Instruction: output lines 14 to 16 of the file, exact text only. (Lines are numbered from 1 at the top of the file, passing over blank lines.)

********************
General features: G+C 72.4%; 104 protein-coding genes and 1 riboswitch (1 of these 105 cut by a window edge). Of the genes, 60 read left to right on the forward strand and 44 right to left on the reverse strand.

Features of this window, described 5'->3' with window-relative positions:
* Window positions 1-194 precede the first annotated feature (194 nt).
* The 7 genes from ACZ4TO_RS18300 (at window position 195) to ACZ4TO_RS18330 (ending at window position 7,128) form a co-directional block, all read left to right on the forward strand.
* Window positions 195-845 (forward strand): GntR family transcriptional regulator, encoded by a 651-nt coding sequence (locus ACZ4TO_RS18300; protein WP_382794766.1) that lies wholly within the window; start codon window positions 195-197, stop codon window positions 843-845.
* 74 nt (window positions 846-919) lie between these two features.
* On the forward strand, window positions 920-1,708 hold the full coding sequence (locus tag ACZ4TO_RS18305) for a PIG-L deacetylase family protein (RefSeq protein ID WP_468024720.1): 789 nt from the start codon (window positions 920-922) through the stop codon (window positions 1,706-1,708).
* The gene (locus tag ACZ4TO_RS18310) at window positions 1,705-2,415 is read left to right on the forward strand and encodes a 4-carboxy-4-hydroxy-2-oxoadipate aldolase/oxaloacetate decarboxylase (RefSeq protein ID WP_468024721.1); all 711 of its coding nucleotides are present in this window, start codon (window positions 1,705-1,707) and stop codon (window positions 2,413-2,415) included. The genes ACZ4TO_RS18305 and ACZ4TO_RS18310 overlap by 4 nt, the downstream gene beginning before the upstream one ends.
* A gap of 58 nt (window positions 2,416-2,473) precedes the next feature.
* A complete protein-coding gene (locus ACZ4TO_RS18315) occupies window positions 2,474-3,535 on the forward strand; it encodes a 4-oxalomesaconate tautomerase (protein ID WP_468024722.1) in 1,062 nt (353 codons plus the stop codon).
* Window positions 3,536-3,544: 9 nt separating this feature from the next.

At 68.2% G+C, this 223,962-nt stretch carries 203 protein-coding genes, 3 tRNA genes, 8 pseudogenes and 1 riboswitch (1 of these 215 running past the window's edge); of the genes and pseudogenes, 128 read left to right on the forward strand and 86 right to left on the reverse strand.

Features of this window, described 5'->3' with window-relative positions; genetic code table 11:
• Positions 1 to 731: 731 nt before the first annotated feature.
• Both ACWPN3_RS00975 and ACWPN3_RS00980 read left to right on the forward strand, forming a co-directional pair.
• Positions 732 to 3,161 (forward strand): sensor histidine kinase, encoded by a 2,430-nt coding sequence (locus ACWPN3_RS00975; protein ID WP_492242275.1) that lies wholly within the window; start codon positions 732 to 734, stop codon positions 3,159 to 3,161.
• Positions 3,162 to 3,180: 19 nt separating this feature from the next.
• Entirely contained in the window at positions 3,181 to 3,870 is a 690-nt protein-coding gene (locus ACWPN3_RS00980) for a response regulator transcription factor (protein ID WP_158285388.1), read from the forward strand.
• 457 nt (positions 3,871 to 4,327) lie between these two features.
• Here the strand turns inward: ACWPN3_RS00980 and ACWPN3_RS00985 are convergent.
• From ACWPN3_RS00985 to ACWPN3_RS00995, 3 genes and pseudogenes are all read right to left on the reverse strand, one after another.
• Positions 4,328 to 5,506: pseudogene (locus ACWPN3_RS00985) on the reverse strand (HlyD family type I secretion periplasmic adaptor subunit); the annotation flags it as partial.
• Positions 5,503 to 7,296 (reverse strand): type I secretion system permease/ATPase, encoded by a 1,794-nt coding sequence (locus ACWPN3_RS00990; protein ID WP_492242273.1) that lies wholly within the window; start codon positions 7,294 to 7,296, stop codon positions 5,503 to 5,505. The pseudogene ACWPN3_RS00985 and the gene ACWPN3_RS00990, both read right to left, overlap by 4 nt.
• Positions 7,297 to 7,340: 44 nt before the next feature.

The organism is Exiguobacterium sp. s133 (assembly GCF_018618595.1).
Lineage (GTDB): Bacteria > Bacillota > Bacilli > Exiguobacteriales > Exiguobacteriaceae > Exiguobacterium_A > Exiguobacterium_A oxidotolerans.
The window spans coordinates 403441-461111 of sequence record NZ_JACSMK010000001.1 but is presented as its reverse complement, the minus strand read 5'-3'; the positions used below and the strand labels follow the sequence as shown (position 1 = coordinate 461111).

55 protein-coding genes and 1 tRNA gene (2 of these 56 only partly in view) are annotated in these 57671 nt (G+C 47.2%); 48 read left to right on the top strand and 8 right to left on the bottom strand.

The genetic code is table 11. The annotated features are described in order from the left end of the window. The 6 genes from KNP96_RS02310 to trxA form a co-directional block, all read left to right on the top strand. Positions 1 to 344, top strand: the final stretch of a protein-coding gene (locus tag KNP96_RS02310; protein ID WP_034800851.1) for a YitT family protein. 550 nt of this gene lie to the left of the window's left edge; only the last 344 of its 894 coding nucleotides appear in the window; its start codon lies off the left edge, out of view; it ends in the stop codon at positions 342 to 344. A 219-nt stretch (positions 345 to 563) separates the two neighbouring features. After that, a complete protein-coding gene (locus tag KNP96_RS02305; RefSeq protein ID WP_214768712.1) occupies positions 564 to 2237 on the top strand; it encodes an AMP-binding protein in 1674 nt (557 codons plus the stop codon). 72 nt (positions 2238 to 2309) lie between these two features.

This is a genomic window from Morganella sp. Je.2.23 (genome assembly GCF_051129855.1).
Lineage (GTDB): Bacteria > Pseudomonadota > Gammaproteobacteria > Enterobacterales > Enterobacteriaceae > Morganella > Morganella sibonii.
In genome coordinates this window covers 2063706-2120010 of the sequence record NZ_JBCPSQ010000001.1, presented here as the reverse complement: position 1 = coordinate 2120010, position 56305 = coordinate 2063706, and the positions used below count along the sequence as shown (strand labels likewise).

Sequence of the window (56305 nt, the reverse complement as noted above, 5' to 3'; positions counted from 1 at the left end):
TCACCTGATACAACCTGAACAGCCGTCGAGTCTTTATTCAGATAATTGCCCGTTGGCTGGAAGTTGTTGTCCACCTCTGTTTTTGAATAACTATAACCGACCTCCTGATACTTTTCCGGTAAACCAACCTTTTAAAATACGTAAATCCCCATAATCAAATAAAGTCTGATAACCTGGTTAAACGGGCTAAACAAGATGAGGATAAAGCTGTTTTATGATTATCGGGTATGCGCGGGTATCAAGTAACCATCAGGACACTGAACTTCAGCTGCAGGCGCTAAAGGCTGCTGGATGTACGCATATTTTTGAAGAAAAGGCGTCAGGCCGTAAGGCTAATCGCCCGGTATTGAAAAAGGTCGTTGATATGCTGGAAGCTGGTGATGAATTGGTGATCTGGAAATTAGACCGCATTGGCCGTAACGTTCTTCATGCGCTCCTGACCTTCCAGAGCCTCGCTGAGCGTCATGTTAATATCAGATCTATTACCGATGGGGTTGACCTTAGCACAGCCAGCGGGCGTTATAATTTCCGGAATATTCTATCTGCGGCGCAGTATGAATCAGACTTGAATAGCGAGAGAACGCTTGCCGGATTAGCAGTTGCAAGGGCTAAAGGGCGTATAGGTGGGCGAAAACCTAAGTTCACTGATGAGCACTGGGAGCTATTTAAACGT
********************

• Positions 1 to 731: 731 nt before the first annotated feature.
• Both ACWPN3_RS00975 and ACWPN3_RS00980 read left to right on the forward strand, forming a co-directional pair.
• Positions 732 to 3,161 (forward strand): sensor histidine kinase, encoded by a 2,430-nt coding sequence (locus ACWPN3_RS00975; protein ID WP_492242275.1) that lies wholly within the window; start codon positions 732 to 734, stop codon positions 3,159 to 3,161.